Say no to negativity

Psychologist Professor Petruska Clarkson helps us spot the difference between constructive criticism and a hidden agenda to help you say no to negativity.

Say no to negativityLucky you!
When you’re making progress in life, there will always be those who are negative about your situation. They’ll label you as crazy, impulsive or in a crisis. Accept that you can’t please everyone and rather focus on surrounding yourself with people who support your adventure.

So, remain confident as you continue on your path and meet more people who uplift you.

Glass half empty
Remember, when you encounter those who are always pointing out drawbacks in other people’s projects, their opinions will not affect your plans. They are most likely going through their own issues and by pointing out the faults of others they’re made to feel better about their situation.

Don’t waste time and energy listening to them, but rather steer conversation away from you and direct it at them. If one of their comments does strike a chord with you, think about how you can amend things to keep moving forward.

Held to ransom
Often those in close relationships will be victims of emotional blackmail, where they are threatened and made to feel guilty about their progress. This type of negativity breeds resentment and guilt. It’s also not about your plans, but usually has something to do with how the person is feeling about your relationship.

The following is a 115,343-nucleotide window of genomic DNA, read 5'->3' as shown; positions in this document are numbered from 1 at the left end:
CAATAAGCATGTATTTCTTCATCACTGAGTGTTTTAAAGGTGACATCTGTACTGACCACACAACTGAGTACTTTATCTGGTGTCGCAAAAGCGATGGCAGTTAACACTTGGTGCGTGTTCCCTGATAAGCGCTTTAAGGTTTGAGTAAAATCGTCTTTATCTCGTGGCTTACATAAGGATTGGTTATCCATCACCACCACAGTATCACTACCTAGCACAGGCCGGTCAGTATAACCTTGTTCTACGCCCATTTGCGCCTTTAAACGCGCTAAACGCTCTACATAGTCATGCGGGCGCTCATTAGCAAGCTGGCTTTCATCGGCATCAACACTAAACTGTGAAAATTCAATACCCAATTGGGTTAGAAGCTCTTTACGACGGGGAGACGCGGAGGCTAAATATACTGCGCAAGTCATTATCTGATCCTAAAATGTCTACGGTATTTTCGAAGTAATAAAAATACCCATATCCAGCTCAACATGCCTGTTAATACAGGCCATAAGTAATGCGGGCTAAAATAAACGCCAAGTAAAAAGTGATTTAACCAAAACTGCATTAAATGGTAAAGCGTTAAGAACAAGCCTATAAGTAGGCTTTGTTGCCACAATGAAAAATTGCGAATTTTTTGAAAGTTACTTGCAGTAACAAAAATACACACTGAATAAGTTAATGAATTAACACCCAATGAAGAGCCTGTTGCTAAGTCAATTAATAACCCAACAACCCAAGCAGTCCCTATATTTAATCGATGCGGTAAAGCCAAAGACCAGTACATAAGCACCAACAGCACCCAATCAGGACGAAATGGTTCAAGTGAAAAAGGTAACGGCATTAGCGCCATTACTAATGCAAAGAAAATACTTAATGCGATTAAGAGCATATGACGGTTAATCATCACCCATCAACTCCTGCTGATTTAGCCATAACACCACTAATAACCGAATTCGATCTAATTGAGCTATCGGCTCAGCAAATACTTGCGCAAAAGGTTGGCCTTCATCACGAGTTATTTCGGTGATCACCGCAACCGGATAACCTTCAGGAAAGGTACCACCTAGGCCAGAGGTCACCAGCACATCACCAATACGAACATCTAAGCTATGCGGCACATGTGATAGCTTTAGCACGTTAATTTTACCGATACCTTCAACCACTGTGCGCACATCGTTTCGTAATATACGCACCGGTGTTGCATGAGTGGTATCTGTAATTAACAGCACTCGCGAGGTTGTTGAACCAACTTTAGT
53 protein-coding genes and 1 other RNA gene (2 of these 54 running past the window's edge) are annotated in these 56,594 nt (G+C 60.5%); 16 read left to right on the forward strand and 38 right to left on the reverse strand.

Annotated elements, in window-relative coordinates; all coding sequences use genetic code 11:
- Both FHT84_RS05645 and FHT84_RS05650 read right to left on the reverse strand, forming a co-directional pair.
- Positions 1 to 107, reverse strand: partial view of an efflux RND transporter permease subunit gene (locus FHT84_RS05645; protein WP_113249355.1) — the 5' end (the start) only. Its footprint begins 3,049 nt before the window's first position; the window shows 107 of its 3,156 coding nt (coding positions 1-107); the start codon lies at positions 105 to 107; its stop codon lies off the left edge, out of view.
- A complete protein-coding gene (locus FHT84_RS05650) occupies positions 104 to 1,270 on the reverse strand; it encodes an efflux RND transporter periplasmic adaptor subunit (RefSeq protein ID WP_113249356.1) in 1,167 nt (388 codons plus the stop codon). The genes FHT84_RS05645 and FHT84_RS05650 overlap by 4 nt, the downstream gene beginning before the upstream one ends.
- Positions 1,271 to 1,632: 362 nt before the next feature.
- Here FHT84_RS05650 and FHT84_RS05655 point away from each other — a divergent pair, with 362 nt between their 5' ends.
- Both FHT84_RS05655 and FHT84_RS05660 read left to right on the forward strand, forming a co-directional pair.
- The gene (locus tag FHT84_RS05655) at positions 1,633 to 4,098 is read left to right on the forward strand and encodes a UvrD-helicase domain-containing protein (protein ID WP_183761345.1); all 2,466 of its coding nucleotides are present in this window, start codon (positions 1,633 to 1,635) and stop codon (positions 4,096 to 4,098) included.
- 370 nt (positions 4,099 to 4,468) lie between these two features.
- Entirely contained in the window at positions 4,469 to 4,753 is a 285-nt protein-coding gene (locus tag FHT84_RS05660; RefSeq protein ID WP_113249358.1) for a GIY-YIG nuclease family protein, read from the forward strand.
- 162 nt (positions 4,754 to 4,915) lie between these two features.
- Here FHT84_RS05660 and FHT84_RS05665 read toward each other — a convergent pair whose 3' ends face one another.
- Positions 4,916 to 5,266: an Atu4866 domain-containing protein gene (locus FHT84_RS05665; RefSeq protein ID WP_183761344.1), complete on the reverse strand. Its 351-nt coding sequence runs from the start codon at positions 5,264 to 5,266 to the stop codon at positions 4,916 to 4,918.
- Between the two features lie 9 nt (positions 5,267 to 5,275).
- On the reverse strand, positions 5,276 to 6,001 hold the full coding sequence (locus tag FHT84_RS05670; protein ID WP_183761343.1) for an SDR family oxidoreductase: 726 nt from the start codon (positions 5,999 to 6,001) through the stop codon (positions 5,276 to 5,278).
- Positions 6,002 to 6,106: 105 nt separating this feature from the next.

Sometimes, positive feedback can be misconstrued when delivered in a clumsy way, so stay open to all feedback from those who are close to you, and learn to differentiate between what’s positive and negative.

5 ways to remain positive about your plan

1. Delay announcing your plans until they’re watertight
2. Asking those around you for practical help, ideas or contributions will soon sort the supportive people from the negative ones
3. Watch your language. If you describe what you’re doing as an adventure or an experiment, then success will be defined by the doing rather than the reaching of a predetermined outcome
4. Don’t lose sight of your best case scenario – where everything works out just the way you wanted
5. Bounce things off people you know don’t have a vested interest in dissuading you. Also seek advice from experts or those in similar situations, rather than from people who don’t understand or disapprove of what you’re doing

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